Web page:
All I wanted was a few days in the sun, a kind of consolation prize in case I got home and found out Uncle Dale wasn’t keeping his part of the bargain. My chances of enrolling for the fall were tenuous at best if he didn’t give me the money, and agreeing to the trip he was so eager to push on me seemed like the right move. If not for that, I’d have been taking summer classes at Cal Tech and hanging out with my piece-of-crap boyfriend. Maybe this whole being shot in the desert nonsense did have an upside—at least I wouldn’t have to hear Tommy cry about how he didn’t mean to cheat on me and since he was tweaking, it wasn’t really his fault.
Piece of crap
“Beg me, bitch,” screamed the man forcing the black metal pistol against my head. It dug into my temple and I winced at the hard bite of it. “I said beg me.”
I knew if I begged, I’d only have seconds to live. Trouble was, staying silent didn’t seem like the key to a long, happy life full of chubby grandchildren and a house that didn’t have water stains on the walls either. A low rumble in the distance invaded my head and seemed to fill up all the space around the dunes. I dug my nails into my palms and felt Santiago shift, staring at the newcomer.
“Stay on your knees. If you move, I’ll shoot,” the man said, his voice quieter and less confident. I was sure the guy was riding high on whatever he’d taken, but now he was trying to push the haze back. Whoever was coming to us on the big, black Harley, Santiago feared him.
The handcuffs circling my wrists clanked when Santiago used his knee to push me down hard.
. I was already messed up from being slammed in the head and dragged out into the desert. The last thing I needed was sand burns on top of the sunburn I was sure to get in sensitive areas. But with my hands behind me, I didn’t even have the chance to catch myself. And sunburns don’t matter when you’re a corpse.
I tasted sand, gritty in my mouth. There was blood, too. Hot and coppery behind my teeth like a slap in the face.
To add insult to injury, the man above me kicked my butt hard with his boot. I sprawled forward and tried to roll to my back, but he put his foot on my leg. “Don’t move,” he said in a hard voice.
No longer able to see the bike, I listened to its roar as it got closer. The deep purr of the engine overwhelmed all other sounds except my harried breathing. With my head turned to the side, I was getting enough air—but my lungs felt incapable of holding it. Panic swamped me as I wondered whether this newcomer was friend or foe.
“What the fuck are you doing, Santiago?” I darted my eyes toward the biker and watched him slow to a stop. The man killed the engine and stood up, pushing a hand through his short brown hair. “I thought we had a meeting today and you fucking stand me up?”
“No, Flash,” the man with the gun said. I could hear the nerves hot in his voice. Whoever this newcomer was, my kidnapper was definitely nervous—and that made me nervous too. Chills raced through my body that had nothing to do with the pain I was in. If the scariest man I’d ever met—which, given my uncle’s job, is saying something—was terrified of this leather-clad biker, then I sure as sugar was too.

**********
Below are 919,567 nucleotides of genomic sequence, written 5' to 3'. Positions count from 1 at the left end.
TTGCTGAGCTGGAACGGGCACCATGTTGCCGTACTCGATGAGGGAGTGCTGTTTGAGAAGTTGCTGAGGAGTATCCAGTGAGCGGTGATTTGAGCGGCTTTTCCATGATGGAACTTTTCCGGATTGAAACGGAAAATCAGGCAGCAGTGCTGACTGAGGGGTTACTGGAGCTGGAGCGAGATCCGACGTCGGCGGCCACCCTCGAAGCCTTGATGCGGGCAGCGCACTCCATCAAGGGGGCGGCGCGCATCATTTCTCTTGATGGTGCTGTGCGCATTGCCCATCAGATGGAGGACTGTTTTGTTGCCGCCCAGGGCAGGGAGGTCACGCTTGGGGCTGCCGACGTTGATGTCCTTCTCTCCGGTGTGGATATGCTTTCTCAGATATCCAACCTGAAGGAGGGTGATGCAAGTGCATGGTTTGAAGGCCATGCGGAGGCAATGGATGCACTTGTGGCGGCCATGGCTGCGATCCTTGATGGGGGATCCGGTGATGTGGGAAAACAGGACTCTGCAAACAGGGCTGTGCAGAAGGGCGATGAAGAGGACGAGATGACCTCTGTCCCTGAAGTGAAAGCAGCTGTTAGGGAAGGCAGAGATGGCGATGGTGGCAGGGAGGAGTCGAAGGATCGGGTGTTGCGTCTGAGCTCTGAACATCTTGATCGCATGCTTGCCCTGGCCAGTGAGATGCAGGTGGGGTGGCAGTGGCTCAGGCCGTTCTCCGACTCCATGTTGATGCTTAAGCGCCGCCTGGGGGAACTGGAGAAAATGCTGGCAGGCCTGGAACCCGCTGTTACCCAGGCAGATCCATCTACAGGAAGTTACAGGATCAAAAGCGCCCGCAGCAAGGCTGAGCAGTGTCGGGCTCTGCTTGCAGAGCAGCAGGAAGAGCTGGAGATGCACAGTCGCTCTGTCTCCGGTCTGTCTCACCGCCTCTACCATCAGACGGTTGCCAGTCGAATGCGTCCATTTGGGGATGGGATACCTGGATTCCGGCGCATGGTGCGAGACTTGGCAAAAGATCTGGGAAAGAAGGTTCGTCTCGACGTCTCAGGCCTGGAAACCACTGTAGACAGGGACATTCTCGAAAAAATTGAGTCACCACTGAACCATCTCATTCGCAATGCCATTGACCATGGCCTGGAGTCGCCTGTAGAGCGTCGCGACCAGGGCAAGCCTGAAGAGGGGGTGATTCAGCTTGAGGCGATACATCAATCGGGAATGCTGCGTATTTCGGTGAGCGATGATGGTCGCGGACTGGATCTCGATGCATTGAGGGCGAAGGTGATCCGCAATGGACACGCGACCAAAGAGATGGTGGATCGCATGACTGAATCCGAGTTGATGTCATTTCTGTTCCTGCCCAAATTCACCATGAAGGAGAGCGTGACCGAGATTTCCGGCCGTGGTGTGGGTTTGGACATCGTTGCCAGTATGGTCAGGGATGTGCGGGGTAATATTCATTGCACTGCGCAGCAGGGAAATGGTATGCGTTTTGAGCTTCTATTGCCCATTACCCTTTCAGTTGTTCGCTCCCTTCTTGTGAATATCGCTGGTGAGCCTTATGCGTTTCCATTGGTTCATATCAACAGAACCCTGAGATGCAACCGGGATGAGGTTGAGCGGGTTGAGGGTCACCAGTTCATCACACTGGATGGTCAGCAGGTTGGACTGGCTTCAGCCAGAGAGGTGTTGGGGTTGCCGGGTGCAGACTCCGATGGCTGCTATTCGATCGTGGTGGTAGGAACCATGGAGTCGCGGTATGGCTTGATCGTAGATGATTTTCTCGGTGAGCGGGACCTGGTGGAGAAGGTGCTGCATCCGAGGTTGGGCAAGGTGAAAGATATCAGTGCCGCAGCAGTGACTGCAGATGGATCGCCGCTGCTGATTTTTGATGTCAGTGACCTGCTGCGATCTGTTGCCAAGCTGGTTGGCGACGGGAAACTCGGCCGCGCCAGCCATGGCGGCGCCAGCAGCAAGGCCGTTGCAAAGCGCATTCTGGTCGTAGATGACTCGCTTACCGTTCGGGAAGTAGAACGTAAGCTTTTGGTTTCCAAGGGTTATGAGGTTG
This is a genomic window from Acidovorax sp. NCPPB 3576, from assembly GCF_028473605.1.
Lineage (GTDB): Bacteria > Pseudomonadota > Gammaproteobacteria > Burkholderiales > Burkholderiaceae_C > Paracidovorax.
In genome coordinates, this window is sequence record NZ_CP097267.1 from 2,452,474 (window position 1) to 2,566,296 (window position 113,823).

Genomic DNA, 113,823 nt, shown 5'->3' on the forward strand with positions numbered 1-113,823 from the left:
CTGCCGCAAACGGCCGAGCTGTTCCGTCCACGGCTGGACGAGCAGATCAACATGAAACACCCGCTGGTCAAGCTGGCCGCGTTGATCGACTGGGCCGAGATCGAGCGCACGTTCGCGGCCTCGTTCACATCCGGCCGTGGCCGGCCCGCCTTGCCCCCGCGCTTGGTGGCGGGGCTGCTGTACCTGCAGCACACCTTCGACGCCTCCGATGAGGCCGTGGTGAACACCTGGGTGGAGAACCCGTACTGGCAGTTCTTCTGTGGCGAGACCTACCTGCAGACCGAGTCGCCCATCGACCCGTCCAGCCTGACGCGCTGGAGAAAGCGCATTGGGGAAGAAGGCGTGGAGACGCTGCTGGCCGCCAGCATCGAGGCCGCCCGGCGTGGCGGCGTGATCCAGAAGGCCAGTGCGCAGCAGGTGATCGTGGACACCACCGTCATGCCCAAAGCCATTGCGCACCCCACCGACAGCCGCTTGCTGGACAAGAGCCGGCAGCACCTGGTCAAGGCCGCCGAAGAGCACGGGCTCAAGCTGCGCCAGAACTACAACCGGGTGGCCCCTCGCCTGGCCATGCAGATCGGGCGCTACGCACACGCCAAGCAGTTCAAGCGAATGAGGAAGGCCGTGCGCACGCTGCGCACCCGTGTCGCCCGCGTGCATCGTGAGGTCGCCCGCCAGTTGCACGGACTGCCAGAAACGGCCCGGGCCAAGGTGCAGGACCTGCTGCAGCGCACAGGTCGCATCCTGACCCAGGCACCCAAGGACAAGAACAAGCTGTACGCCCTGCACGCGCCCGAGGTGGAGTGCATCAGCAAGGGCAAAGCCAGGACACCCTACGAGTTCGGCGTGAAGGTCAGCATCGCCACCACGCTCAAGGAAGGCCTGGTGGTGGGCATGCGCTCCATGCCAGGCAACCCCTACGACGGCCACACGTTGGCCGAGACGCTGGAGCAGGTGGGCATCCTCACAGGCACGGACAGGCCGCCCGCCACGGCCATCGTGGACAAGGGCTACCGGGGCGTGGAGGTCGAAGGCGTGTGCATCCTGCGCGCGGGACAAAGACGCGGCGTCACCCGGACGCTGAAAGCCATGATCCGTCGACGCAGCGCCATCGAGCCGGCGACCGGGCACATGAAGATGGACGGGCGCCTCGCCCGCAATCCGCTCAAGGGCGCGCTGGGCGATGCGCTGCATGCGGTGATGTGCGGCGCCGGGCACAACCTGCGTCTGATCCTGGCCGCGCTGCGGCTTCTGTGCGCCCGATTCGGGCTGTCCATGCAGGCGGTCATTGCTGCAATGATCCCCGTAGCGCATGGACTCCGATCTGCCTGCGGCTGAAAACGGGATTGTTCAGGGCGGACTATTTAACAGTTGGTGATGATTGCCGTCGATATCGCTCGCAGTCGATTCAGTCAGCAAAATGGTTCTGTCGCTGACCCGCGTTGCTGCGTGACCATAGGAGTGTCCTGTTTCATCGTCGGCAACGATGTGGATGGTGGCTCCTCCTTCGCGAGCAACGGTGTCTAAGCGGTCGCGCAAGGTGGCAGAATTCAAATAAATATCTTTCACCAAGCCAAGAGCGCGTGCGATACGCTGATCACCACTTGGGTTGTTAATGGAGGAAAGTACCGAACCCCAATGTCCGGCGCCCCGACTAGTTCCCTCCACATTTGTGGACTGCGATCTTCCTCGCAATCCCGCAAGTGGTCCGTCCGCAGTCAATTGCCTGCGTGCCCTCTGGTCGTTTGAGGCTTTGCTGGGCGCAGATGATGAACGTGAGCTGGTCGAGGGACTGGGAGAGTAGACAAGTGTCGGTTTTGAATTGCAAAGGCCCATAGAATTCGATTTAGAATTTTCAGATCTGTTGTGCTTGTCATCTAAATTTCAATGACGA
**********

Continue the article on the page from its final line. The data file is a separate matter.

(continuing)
“What do you mean, no? I was at your uncle’s. Where the fuck were you?”
“You—you wanted me at the meeting?” His voice trembled like a little kid who’d just found out he was getting a new bike.
“You’re going to take over when your father retires, so fuck yes I wanted you there. Instead I find you wasting time with this little bit of nothing.”
It was ludicrous, but I took offense to what he said. I wasn’t a bit of nothing. From his angle, I was pretty sure he could see my rear end, at least, which I’d earned with lots of squats.
“I’ll waste her and we can go.” I flinched, turning my head more fully to the sand. Last sights weren’t something I’d thought about before, but mine definitely wasn’t going to be the biker or my executioner.
“What did she do?” The biker’s tone was almost bored.
“She’s a threat to the cartel, Flash.”
what kind of name is that?
—laughed. Really let loose with it. “A threat to the Deleons? Are you fucking kidding me? She’s probably still in school. Jesus, San, she’s just a kid.”
“You obviously have the wrong woman. If you stopped tweaking all the fucking time, you’d know that she was just in the market to buy some shit. She’s probably one of those fucking rich kids on vacation, looking for some beads or baubles.”
“Can’t let her go now, Flash. She saw the villa.” Santiago was scrambling to justify what couldn’t be justified.
Flash sighed. “I’ll talk to Manuel. You know The Fallen don’t go in for this bullshit, San. Where are you from, kid?”
A beat. Silence was a physical thing between us.
“I asked you a question.” This time his voice was steely.
“What are you doing here?”
“I’m on vacation at…at Two Palms Resort.”
“See, San, she’s just a fucking scared kid who’s spending time at a resort. Girl, are you going to say shit to anyone?”
“N-No.” I could feel my body wracked with shudders; if I was getting out of this alive, no one had told my nervous system about it yet.
“Get up,” Flash said. I pushed my arms under me and slowly made my way to a standing position. I didn’t want to scare the freak with the gun, but I wasn’t going to disobey my savior either. Once I was standing, I used my trembling fingers to shove the hair away from my face and met the biker’s gaze.
Flash and I stared at each other with the dry desert air swirling around us. I didn’t know then, but my life had just shifted in ways I’d never imagined.